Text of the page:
Given that Amazon only released five episodes to go with last summer’s pilot makes it hard to discern what the show is trying to do with The Tick’s character, and the show as a whole. When The Tick’s antics are tied up in the plot surrounding The Terror, Ms. Lynt (the near-MVP of the first six episodes, if not for a character I’ll talk about in the bit), and the other supernatural forces of the world, The Tick offers a rich back story and layered world of satire that, by design, doesn’t really have a lot of emotional weight. By the same token, the few subplots the show tries to draw out in the first six episodes – primarily those involving Arthur’s sister, and Arthur’s management of his mental illness – aren’t strong enough threads to float on their own, and just lead to a distonal mess when attempts are made to weave them into the world of The Tick, The Terror, and Superion.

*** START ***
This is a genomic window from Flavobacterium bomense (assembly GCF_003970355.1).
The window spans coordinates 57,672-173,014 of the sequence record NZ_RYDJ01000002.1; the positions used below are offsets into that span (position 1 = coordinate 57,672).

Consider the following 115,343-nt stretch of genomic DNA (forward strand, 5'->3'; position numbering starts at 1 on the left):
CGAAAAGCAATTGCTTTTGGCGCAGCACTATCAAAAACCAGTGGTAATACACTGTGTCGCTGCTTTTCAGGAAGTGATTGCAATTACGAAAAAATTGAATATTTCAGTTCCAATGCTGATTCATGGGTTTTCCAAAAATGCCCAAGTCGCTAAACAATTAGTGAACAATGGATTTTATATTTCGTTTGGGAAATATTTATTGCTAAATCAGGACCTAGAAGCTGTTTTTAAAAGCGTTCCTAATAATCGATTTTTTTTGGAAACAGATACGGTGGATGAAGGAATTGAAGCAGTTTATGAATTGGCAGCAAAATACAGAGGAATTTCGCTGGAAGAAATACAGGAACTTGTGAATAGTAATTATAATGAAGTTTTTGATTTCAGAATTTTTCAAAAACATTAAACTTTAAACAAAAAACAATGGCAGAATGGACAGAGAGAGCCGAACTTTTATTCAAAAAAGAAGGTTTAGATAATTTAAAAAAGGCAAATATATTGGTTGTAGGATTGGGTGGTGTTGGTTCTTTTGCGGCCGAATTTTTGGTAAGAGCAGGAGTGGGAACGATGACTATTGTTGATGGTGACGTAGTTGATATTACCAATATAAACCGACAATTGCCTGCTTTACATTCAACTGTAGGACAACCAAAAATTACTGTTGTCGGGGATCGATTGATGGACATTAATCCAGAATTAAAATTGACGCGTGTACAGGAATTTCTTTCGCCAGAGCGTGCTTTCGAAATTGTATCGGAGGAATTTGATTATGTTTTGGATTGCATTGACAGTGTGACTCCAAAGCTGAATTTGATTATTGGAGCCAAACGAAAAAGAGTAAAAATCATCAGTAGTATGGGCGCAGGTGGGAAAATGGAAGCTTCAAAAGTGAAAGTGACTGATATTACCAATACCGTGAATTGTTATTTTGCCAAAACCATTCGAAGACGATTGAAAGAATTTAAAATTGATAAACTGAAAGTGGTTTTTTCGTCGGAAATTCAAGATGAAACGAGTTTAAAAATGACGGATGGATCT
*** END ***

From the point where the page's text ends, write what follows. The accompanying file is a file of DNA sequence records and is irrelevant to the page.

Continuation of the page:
However, the sheer dissonance between story, character, and tone in all six of these episodes is oddly consistent. It feels like the writers know exactly what they’re aiming for, which leads me to believe another six episodes of this show would really bear out this odd experiment of emotional pathos and satirical narrative, and prove one way or the other, whether the numerous incongruent pieces of The Tick can actually fit together in a unique way.

There are certainly a lot of promising signs that it can; for how hollow these episodes can feel at times, The Tick offers a lot of intriguing individual elements that suggest this melding of personal narrative and large-scale superhero satire can be symbiotic. Overkill, the show’s parody of The Punisher and Wolverine is a prime example: it breaks down the boilerplate “lone wolf” persona of the aforementioned Marvel characters, and transforms it into something tragically hilarious all to itself: a man who isolates himself from the world, enveloped by his super-violent tendencies, and unable to enjoy anything outside of the dark, grim world he’s painted for himself to exist in. His conversations with Dangerboat (his talking, always docked boat voiced by Alan Tudyk) are some of the best scenes in the first six episodes, equally hilarious and reflective, without undercutting the character of Overkill himself.